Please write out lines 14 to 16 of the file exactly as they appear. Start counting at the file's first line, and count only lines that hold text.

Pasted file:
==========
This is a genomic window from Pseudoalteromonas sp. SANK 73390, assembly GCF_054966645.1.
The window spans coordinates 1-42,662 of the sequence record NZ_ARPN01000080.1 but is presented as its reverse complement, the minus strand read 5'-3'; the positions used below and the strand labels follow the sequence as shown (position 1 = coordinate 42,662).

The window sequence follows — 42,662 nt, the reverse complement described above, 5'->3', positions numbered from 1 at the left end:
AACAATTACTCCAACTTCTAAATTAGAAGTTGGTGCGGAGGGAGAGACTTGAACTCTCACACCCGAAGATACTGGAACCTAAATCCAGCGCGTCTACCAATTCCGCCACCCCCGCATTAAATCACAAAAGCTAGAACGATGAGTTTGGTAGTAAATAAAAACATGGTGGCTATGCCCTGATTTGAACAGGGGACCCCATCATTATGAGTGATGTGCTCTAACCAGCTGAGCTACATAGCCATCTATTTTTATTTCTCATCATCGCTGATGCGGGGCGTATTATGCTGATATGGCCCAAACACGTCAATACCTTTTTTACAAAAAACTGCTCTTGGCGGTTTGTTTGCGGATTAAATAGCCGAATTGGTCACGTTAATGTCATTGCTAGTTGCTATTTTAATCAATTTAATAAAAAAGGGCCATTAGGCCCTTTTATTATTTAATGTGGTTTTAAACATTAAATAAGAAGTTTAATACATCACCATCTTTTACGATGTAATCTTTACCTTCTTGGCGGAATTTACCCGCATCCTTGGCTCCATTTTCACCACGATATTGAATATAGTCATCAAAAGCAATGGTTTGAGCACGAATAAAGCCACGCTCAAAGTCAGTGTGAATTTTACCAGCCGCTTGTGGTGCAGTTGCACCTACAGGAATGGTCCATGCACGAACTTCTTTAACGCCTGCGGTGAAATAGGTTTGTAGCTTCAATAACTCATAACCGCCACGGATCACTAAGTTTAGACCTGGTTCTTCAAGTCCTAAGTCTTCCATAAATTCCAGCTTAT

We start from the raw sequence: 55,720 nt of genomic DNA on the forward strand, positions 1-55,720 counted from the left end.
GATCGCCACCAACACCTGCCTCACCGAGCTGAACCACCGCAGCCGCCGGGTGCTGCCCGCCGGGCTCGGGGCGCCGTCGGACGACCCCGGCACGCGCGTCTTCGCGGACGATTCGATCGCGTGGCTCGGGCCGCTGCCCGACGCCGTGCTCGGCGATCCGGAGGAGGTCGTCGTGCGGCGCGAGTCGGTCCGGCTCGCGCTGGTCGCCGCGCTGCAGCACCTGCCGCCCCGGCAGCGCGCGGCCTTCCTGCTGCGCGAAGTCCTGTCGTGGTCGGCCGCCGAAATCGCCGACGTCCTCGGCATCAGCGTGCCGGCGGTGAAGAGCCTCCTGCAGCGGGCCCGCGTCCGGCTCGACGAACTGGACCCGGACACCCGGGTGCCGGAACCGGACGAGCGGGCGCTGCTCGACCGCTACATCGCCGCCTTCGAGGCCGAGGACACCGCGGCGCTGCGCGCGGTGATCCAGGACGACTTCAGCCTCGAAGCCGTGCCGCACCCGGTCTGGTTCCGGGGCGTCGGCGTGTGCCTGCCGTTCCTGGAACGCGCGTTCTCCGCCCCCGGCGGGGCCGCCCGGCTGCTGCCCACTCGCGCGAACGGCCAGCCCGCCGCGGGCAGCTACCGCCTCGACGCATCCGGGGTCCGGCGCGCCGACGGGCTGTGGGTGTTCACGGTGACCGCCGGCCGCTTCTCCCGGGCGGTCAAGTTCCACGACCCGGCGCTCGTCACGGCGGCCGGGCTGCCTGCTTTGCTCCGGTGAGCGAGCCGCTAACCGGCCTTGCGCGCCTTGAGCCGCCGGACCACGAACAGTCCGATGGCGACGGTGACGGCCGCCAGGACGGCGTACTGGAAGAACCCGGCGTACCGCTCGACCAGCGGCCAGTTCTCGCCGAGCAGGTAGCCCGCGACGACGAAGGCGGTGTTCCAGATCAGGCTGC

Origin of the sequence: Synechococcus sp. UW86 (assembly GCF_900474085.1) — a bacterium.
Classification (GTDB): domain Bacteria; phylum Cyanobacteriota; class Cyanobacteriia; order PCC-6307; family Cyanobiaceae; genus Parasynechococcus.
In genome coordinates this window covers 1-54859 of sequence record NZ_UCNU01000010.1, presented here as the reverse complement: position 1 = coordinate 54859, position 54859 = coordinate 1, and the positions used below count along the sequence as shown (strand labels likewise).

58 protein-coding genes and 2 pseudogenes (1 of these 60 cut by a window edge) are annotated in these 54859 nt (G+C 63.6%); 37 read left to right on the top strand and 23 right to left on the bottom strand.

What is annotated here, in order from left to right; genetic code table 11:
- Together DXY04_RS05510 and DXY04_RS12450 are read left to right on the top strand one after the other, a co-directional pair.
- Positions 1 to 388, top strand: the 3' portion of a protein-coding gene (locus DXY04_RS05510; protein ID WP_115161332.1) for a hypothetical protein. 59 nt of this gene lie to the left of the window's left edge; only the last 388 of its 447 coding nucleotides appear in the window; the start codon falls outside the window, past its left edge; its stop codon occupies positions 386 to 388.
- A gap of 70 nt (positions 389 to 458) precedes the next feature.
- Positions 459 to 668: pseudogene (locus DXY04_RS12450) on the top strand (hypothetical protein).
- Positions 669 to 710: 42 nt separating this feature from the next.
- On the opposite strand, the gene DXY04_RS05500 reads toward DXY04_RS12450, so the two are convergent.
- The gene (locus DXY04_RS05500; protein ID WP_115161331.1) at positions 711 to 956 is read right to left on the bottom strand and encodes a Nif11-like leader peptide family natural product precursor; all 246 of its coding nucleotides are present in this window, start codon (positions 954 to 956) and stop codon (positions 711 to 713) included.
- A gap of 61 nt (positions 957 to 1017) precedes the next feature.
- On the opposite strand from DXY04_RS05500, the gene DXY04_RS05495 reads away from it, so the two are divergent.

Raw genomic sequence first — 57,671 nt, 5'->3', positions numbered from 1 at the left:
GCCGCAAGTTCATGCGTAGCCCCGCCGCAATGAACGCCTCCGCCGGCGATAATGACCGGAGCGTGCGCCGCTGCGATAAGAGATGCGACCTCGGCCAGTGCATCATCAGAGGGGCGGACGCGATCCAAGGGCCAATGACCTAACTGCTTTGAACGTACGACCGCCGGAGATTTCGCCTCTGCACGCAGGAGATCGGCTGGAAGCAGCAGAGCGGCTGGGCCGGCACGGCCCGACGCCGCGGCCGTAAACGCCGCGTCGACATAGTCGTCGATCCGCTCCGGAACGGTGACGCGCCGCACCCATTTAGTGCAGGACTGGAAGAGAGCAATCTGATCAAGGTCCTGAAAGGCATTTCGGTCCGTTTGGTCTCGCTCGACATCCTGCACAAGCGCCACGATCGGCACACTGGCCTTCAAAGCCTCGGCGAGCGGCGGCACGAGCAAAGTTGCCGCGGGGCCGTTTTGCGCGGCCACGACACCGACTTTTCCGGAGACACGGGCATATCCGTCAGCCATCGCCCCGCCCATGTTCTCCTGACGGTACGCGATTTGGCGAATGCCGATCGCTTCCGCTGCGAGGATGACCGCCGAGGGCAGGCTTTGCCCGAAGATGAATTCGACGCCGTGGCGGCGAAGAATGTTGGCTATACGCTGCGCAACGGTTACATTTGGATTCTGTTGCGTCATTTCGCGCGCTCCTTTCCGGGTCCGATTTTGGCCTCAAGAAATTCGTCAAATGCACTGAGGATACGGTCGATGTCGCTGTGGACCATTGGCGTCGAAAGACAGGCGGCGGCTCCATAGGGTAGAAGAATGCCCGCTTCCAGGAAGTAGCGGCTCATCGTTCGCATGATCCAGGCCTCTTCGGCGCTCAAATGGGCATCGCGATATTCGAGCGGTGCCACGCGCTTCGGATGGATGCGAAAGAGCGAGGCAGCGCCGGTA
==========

- A gap of 70 nt (positions 389 to 458) precedes the next feature.
- Positions 459 to 668: pseudogene (locus DXY04_RS12450) on the top strand (hypothetical protein).
- Positions 669 to 710: 42 nt separating this feature from the next.